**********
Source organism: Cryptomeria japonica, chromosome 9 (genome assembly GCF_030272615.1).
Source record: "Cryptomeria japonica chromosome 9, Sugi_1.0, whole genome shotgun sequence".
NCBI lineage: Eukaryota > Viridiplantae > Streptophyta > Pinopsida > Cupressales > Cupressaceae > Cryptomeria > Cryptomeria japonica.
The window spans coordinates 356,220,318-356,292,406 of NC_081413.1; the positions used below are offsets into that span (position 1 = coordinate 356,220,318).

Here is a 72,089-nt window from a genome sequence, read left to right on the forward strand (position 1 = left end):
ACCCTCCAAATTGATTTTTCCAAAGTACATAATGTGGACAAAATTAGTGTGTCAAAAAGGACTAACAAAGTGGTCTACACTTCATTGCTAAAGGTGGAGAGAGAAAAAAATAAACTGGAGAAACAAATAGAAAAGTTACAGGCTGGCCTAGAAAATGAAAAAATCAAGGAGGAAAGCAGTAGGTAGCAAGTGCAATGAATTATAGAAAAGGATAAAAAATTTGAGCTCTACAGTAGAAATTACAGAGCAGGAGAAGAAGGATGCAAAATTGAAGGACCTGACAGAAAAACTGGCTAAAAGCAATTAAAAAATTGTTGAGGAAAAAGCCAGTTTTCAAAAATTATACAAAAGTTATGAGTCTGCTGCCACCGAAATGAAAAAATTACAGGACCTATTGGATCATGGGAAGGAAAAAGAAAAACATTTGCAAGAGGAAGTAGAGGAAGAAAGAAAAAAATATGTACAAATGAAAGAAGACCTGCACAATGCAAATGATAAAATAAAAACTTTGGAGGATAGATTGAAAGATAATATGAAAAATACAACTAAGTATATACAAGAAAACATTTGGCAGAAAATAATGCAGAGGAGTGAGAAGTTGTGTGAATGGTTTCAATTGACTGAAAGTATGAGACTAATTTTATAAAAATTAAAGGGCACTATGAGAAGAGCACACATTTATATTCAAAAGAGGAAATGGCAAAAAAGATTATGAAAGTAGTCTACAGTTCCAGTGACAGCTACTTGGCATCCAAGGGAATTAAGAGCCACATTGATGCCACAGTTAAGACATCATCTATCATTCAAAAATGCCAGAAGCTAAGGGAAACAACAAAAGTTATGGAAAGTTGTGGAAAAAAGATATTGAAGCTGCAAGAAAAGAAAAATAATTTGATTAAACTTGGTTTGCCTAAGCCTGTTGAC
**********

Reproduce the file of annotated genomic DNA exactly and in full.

Source organism: Cryptomeria japonica, chromosome 9 (genome assembly GCF_030272615.1).
Source record: "Cryptomeria japonica chromosome 9, Sugi_1.0, whole genome shotgun sequence".
NCBI lineage: Eukaryota > Viridiplantae > Streptophyta > Pinopsida > Cupressales > Cupressaceae > Cryptomeria > Cryptomeria japonica.
The window spans coordinates 356,220,318-356,292,406 of NC_081413.1; the positions used below are offsets into that span (position 1 = coordinate 356,220,318).

Here is a 72,089-nt window from a genome sequence, read left to right on the forward strand (position 1 = left end):
ACCCTCCAAATTGATTTTTCCAAAGTACATAATGTGGACAAAATTAGTGTGTCAAAAAGGACTAACAAAGTGGTCTACACTTCATTGCTAAAGGTGGAGAGAGAAAAAAATAAACTGGAGAAACAAATAGAAAAGTTACAGGCTGGCCTAGAAAATGAAAAAATCAAGGAGGAAAGCAGTAGGTAGCAAGTGCAATGAATTATAGAAAAGGATAAAAAATTTGAGCTCTACAGTAGAAATTACAGAGCAGGAGAAGAAGGATGCAAAATTGAAGGACCTGACAGAAAAACTGGCTAAAAGCAATTAAAAAATTGTTGAGGAAAAAGCCAGTTTTCAAAAATTATACAAAAGTTATGAGTCTGCTGCCACCGAAATGAAAAAATTACAGGACCTATTGGATCATGGGAAGGAAAAAGAAAAACATTTGCAAGAGGAAGTAGAGGAAGAAAGAAAAAAATATGTACAAATGAAAGAAGACCTGCACAATGCAAATGATAAAATAAAAACTTTGGAGGATAGATTGAAAGATAATATGAAAAATACAACTAAGTATATACAAGAAAACATTTGGCAGAAAATAATGCAGAGGAGTGAGAAGTTGTGTGAATGGTTTCAATTGACTGAAAGTATGAGACTAATTTTATAAAAATTAAAGGGCACTATGAGAAGAGCACACATTTATATTCAAAAGAGGAAATGGCAAAAAAGATTATGAAAGTAGTCTACAGTTCCAGTGACAGCTACTTGGCATCCAAGGGAATTAAGAGCCACATTGATGCCACAGTTAAGACATCATCTATCATTCAAAAATGCCAGAAGCTAAGGGAAACAACAAAAGTTATGGAAAGTTGTGGAAAAAAGATATTGAAGCTGCAAGAAAAGAAAAATAATTTGATTAAACTTGGTTTGCCTAAGCCTGTTGAC